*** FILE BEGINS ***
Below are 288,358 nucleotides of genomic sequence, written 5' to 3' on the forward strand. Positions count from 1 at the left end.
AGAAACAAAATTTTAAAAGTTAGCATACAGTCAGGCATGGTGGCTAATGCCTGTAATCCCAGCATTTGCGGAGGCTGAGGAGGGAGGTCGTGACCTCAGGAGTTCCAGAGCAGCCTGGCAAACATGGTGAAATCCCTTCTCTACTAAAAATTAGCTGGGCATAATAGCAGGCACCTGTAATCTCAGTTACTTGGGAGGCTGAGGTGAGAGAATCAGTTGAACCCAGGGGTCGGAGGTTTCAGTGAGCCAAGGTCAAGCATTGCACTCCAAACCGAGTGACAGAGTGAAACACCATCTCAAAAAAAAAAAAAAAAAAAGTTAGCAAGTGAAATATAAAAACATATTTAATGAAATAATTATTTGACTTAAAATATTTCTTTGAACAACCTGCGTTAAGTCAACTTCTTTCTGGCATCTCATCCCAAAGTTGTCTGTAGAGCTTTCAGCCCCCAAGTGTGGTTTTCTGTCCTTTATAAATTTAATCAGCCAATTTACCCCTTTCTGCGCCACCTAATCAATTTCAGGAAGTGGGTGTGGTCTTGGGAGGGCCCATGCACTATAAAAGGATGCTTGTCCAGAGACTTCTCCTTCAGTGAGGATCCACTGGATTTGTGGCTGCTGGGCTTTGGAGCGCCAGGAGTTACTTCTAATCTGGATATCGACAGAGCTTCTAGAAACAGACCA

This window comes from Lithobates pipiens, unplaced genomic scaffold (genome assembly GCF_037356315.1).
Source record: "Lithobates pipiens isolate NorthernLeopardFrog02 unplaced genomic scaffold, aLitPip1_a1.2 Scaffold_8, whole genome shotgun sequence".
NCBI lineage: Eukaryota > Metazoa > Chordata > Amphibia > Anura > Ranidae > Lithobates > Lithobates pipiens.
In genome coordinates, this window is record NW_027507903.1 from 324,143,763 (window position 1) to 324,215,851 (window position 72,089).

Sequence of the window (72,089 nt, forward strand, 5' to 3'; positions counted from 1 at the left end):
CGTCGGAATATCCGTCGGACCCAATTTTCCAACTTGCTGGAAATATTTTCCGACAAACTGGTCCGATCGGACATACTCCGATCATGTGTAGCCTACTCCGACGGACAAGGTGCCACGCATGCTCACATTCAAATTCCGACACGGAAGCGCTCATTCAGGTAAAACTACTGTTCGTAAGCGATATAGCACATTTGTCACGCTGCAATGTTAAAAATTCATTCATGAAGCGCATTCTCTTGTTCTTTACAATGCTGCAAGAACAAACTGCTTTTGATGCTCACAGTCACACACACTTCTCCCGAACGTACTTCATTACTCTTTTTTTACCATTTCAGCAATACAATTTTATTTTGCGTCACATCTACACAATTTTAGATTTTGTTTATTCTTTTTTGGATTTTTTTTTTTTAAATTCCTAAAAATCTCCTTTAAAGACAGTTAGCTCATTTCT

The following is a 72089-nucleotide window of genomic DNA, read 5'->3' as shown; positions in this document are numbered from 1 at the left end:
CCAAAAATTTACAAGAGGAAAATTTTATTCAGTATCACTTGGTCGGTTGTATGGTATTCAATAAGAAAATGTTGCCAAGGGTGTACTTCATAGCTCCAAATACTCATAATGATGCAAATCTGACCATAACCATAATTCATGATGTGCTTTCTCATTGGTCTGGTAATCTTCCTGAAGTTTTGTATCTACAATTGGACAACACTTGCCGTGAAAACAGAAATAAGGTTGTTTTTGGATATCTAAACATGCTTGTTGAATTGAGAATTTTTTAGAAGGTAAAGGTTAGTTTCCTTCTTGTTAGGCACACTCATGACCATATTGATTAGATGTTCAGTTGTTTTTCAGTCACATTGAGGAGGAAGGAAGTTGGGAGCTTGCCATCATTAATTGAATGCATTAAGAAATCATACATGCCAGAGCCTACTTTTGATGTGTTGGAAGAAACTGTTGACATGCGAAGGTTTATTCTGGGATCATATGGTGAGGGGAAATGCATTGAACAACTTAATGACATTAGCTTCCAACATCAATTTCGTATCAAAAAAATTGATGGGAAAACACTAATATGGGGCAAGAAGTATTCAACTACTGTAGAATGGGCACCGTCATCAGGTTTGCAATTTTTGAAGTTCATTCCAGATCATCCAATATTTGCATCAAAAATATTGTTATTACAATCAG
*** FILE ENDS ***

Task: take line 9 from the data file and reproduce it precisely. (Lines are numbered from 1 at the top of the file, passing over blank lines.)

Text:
The following is a 72089-nucleotide window of genomic DNA, read 5'->3' as shown; positions in this document are numbered from 1 at the left end: